Moving on to more mainstream Pro-Registration proponents, there have been several non-adventurers operating on the sidelines of the superhuman community speaking out in support of the SRA. One of these has been Walter Declun, CEO of Damage Control Inc., a construction company specializing in repairing property damage caused by superhuman conflicts.


“We at Damage Control are, of course, shocked by the recent events in Stamford, and are already working to help repair the city and erect a memorial to those we lost in this tragic incident,” Declun explained. “Following that, we are prepared to help the US government with its upcoming initiative in anyway we can. Registration, evaluation, training... You name it, Damage Control can provide it!”


Damage Control will likely gain a lot of new business thanks to the SRA, but they won’t be the biggest organization supporting the Act. That honor would go to S.H.I.E.L.D., which will coordinate the new initiative. In light of that fact, S.H.I.E.L.D.’s new Director, Maria Hill, has been extremely vocal in her support of the Act.


“America’s penchant for cowboy behavior was what led to most of our problems under my predecessor’s watch,” Hill barked, referring to former Director Nicholas Fury, who recently left S.H.I.E.L.D. under mysterious circumstances. “Well, I plan to change that! It’s about time we as a country started being accountable for our actions and doing things by the book. And the cape-and-mask set are the ones who need to change the most. Running around the world, picking fights and ignoring the rules... We’re lucky that they haven’t caused even more problems than they already have! Honestly, the only thing I’m going to regret about the SRA is the fact that we didn’t think of it sooner.”


But it hasn’t just been American authorities who have spoken out in support of the SRA. Emperor Victor Von Doom, ruler of the Eastern European country of Latveria, also believes that the Act has been a long time coming.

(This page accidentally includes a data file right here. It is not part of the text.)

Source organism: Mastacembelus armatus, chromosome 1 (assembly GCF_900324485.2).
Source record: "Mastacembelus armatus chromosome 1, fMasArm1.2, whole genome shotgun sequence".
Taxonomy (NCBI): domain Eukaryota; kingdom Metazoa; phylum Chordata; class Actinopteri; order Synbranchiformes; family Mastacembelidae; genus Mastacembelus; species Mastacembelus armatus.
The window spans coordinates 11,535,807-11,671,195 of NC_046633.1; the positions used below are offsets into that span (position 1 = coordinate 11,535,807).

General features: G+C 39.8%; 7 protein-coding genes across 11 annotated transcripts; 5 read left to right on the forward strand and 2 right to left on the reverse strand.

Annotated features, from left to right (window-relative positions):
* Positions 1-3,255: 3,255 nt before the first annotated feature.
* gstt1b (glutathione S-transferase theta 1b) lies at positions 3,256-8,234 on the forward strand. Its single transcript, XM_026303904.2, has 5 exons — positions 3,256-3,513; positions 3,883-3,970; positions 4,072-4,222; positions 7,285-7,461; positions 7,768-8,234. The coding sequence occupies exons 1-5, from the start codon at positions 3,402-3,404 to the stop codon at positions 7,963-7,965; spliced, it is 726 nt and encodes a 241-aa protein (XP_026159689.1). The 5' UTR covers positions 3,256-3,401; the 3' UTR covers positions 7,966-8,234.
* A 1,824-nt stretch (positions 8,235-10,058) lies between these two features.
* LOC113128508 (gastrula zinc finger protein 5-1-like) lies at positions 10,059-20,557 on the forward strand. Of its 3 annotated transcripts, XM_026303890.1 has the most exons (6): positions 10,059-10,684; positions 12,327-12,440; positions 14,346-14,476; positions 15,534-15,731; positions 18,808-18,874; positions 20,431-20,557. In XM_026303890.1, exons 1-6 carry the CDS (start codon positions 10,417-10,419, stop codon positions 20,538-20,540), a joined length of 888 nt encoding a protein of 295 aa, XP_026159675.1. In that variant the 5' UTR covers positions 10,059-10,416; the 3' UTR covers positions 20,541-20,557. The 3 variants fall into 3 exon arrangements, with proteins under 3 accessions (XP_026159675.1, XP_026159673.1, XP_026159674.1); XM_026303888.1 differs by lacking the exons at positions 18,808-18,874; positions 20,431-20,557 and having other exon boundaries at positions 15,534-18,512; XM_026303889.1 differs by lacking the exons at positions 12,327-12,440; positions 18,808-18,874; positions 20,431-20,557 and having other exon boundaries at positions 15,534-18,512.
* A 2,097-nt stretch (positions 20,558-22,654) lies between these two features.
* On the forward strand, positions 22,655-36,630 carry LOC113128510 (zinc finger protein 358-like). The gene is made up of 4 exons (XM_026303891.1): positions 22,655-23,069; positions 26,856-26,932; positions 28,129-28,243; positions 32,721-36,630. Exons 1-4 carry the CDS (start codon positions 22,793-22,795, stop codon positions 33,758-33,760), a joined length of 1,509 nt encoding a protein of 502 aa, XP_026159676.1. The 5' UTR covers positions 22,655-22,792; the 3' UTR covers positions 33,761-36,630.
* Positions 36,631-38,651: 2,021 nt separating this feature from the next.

“As Doom is sure you are aware, the sovereign nation of Latveria has frequently been vexed by illegal assaults from your American costumed thugs,” Doom rasped. “While Doom has never revealed the nature of these incidents in order to protect the secrets of Latverian security, this does not make these assaults any less insulting or disgraceful. With the United States finally putting the leash on their inhuman warhounds, perhaps the rest of the world will finally be capable of trusting your country again.”


Not all foreign support has come from such a hostile perspective, however. King T’Challa, Chieftain of the African nation of Wakanda, has long adventured internationally under the mantle of his country’s traditional protector, the Black Panther. His reserve membership with the Avengers has made him especially relevant to this discussion.


“I have long enjoyed the camaraderie of the United States’ superheroes, but I always believed such causal operations were a temporary situation,” T’Challa confessed. “I will, of course, be following America’s wishes in this matter and avoiding future unapproved incursions into their territory. I certainly know that I would not appreciate unregistered combatants running around my country without permission [laughter]!”


International heroes in general seem to be more sympathetic to the SRA. This isn’t a huge surprise, as most foreign nations have historically held more control over their superhumans than the United States has over theirs. Case in point, the Russian agent of S.H.I.E.L.D. and Avengers reservist known only as the Black Widow has made an exception to her usual abstinence from interviews to offer her support to the SRA.